Romance is hard….
I have discovered over the last few years that maintaining that spark in writing romance is just as hard as maintaining the real thing. It got dry. There was a dread knowing that the next love scene was coming.
I guess you could say I fell out of love with it. I’m not going to because that’s corny, but It’s still kind of true. That was when I started Cry Havoc.
It’s young adult fiction about a set of children caught in the end of the world, so no real romance. Certainly, there’s no sexy, forbidden kind of love, and there won’t be. Maybe, some young love. It’s been an eyeopening experience for me because there’s a theme present that is the core of why we love romance; loyalty, family. It’s when I finally realized our romances aren’t really about romance, are they?
Romance writers are usually writing in the backdrop of romance, but we’re talking about something else; hard choices, second chances, eating our enemies (looking at you Sax). I know it seems obvious, but, when I started, I’d let the romance become the focal point of my thinking, and it created a certain anxiety. I couldn’t see past the love story.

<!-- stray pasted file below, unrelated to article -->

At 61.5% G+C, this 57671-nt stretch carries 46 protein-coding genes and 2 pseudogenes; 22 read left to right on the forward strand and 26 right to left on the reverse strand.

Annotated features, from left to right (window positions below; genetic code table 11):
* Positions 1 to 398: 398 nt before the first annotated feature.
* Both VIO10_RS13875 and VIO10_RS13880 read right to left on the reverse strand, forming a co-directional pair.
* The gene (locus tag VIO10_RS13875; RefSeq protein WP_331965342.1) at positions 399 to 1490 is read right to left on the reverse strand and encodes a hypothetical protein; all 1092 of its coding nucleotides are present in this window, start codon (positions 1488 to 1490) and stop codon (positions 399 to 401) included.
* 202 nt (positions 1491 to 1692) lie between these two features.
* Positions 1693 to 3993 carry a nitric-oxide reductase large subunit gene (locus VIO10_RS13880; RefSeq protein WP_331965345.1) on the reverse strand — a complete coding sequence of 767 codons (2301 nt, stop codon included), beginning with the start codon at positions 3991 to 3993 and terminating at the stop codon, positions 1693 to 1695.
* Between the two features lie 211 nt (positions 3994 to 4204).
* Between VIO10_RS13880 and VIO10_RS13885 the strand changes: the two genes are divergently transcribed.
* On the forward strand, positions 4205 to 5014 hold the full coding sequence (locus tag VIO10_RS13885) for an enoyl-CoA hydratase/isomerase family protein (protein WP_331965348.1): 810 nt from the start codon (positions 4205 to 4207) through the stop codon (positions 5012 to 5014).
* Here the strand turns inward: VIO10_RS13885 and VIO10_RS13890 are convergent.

The last thing I want to have about writing is anxiety. It’s the love of my life, the reason I get up at times (the kids, too.), but writing is in the top spots. So, I followed where it went, and quit trying to write romance for a while. The learning experience was worth it.
Havoc doesn’t sell like the romances do, but I’m learning some things as I write this series that I wouldn’t have learned otherwise. Love stories are seldom about love. They are about how love changes us, and that’s not restricted to romance.
In Havoc, love makes Aiden grow up and be a great man. It makes Tolly a strong nurturer wise beyond her years, and it makes the people around them fight for their home with a passion only strong love could give you.
One of the reasons I’ve stopped reading contemporary indie books almost entirely was the reliance on sex as a sales tool. Sexy, flashy romance with no substance got ordinary for me as a reader. I want my heroes and heroines to change, to become something else by the end. That’s absolutely necessary to me as a reader, and it seems as a writer as well.